Fouad, for his part, became quite a celebrity after he was detained for several months in 2008 for the crime of calling for the release of dissidents in Saudi Arabia. Both Ahmed and Maha had campaigned for his release on their respective blogs. Unlike some other bloggers, Fouad had used his real name online, making it easier for authorities to corral him. But friends maintained his blog in his absence and likeminded bloggers across the Arab world called for his release via a massive online petition. Protest banners were posted across the Internet.
I Am a Dreamer
To misquote John Lennon, you may say I’m a dreamer, but I’m not the only one who imagines such a rosy future for Shahi, Ibrahim, and Maha—and the Middle East. Why? To quote one of my favorite George W. Bushisms, don’t “misunderestimate” Generation Facebook and its ability to change not just Egypt and Saudi Arabia, but the entire region. I chose Egypt because—my own national biases aside and ancient Egyptian wonders notwithstanding—it’s an oft-repeated mantra in the Arab Middle East that political changes in Egypt reverberate widely. To compare the Egypt into which Shahi and Ibrahim were born to the country today is to appreciate the topsy-turvy world of Middle East politics and to marvel at the endurance of a nation that simply shouldn’t function anymore given its challenges.
What Egypt is to politics, Saudi Arabia is to religion—and not just for the Middle East but for the entire Islamic world. Islam was born in what is now Saudi Arabia, a magnet for millions of Muslim pilgrims to Mecca and Medina. If oil has been Saudi Arabia’s trump card on the international stage, then Islam is its pair of aces for the Muslim world, both in symbol and practice—thanks to the billions of Saudi petrodollars that for years have promoted ultra-conservative Wahhabi Islam far and wide.
The Middle East today, in 2008, is full of young people—the majority of the region’s population is below the age of 30. Paradoxically, their nations’ rulers are all old, having for years fought off any potential alternative leaders, creating a political vacuum into which those young people of the region are increasingly stepping. The Internet, blogs, and social networking sites now give voices to those most marginalized in the Middle East today—young people and women.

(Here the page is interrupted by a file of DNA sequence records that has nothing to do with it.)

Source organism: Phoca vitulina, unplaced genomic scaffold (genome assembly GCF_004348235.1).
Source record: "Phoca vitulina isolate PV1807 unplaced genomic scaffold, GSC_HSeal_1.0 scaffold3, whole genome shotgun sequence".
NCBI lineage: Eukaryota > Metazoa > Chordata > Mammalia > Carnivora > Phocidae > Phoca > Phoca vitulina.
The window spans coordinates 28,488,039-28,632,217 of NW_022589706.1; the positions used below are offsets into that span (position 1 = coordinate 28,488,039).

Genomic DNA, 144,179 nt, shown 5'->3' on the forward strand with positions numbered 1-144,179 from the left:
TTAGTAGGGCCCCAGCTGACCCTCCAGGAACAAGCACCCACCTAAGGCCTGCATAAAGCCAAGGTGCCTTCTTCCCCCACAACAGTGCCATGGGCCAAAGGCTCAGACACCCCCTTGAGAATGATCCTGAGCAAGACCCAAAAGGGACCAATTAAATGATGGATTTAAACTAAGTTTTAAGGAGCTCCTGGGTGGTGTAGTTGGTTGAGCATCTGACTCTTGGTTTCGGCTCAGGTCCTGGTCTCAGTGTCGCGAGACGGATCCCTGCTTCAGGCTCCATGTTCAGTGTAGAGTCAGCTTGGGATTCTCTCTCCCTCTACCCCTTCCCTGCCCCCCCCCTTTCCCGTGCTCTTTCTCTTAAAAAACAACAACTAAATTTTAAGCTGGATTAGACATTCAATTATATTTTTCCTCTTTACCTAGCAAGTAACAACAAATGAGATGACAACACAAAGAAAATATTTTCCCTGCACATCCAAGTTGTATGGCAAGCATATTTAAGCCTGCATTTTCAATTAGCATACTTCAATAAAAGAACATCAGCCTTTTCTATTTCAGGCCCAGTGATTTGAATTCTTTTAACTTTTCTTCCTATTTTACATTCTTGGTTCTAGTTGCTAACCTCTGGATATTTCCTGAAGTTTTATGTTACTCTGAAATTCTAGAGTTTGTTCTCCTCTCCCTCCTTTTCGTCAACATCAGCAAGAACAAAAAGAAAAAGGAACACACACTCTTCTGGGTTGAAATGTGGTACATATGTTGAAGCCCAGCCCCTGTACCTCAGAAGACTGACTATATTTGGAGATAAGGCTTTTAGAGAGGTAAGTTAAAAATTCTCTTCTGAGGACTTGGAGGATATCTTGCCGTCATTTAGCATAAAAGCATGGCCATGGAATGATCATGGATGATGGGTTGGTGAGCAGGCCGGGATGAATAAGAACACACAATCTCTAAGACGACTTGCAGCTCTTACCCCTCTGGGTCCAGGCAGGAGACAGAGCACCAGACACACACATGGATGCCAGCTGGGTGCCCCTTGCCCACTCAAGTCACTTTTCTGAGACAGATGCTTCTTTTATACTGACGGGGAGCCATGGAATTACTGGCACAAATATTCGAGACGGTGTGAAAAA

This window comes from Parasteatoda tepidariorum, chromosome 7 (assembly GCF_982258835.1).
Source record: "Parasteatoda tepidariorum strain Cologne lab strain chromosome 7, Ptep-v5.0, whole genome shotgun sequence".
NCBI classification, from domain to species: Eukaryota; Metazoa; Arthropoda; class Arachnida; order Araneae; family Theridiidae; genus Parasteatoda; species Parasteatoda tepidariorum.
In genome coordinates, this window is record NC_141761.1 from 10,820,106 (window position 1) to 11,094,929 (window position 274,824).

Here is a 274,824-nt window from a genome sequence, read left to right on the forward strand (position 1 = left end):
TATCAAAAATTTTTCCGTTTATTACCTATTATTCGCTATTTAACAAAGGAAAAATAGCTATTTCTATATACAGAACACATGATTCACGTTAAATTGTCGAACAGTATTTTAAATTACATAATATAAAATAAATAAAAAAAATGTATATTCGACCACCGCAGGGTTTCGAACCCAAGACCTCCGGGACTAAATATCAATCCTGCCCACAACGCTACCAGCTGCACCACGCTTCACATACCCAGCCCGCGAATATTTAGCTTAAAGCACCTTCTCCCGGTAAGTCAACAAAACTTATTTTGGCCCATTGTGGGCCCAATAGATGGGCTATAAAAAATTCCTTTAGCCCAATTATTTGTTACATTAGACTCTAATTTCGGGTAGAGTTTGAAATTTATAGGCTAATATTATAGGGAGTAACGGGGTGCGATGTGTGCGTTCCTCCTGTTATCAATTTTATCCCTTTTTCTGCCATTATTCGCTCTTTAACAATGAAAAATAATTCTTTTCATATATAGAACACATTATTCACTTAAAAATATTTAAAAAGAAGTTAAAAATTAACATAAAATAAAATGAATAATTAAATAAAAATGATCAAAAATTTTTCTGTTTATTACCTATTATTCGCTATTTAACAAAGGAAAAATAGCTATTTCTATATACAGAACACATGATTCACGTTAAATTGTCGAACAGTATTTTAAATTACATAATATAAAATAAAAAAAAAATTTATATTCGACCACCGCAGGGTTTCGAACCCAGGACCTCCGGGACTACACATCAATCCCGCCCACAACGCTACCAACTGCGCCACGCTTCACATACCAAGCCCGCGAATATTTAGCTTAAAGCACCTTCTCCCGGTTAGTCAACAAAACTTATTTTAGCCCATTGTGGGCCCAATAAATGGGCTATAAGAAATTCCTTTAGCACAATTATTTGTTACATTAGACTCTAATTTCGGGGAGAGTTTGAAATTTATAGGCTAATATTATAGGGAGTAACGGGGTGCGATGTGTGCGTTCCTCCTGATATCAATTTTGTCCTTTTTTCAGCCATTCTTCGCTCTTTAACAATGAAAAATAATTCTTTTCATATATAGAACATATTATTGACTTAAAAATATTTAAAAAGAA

It’s impossible to look ahead in the Middle East without stopping for a moment to appreciate the myriad connections that keep the region in touch and aware in ways unimaginable in 1978 when Shahi was born. Satellite television means one can watch, over and over, the aftermath of the tragic September Cairo rock slide. On blogs like Shahi’s “An Egyptian Woman,” young people write about such tragedies, posting pictures and eye-witness accounts that rival the best media reports in Egypt. And, true to form, a group of young activists organized a group on Facebook calling on their friends and supporters to go to the grief stricken shantytown to demonstrate in support of its bereaved inhabitants.
Generation Facebook is the godchild of two important developments that took off in tandem over the past three years in Egypt—an increasingly bold blogging movement and street activism. Both are among the few reasons for optimism in a country where most are pessimistic about the future.
In 2005, activists breached not just laws against public demonstrations, but taboos of protesting against Mubarak himself, with street protests that focused on Egypt and its internal discontents. But that movement was perhaps too early to rally the masses and was criticized for being out of touch with the needs of ordinary Egyptians.
The recent Internet-inspired activism has flipped the script—the needs of the masses have sparked a wave of unprecedented activism among young Egyptians. Bloggers have been instrumental in the conviction of police officers for torture and in getting neglected stories into the headlines. The Internet has given young people like Shahi a space that does not exist in the “real world.” They’re using it to create grassroots groups and communities that will eventually translate into a real presence in society, and this bodes well for their ability to influence the futures of their respective countries. Generation Facebook might not be able to change their regimes today, but in building communities and support groups online, they are creating the much-needed middle ground that countries like Egypt desperately require. And, sadly, it is surely in recognition of that nascent power that regimes as aging, paranoid, and powerful as Egypt’s Mubarak now arrest, imprison, and harangue bloggers and online activists.
And when the Egyptian regime moves against them—as when it imprisoned a blogger for insulting Islam and the president in 2007—they learn new ways to outmaneuver the state. As Generation Facebook grows older and more assured in its ability to organize and unite, it will be confronting a potentially inexperienced leader in the form of Gamal Mubarak with potentially tragic and unforeseen consequences.
I call myself a foolish optimist. I’m a child of the “Naksa,” as those of us born in 1967, the year of defeat by Israel, are called. So what, beyond a foolish dream, is left for us? I am confident that Generation Facebook is planting the seeds of an opposition movement that gives Egyptians, and by extension the whole region, an alternative to the state and the mosque. In 2033, I will be 66 years old. Nothing would make me happier than to see Shahi, Ibrahim, and Maha make my dream come true.
Mona Eltahawy is an Egyptian-born syndicated columnist on Muslim issues, a former correspondent in Cairo for Reuters who has reported from the region for The Guardian and U.S. News and World Report. She was the first Egyptian journalist to live and work for a Western news agency in Israel.
Photo from Flickr via Al Jazeera English.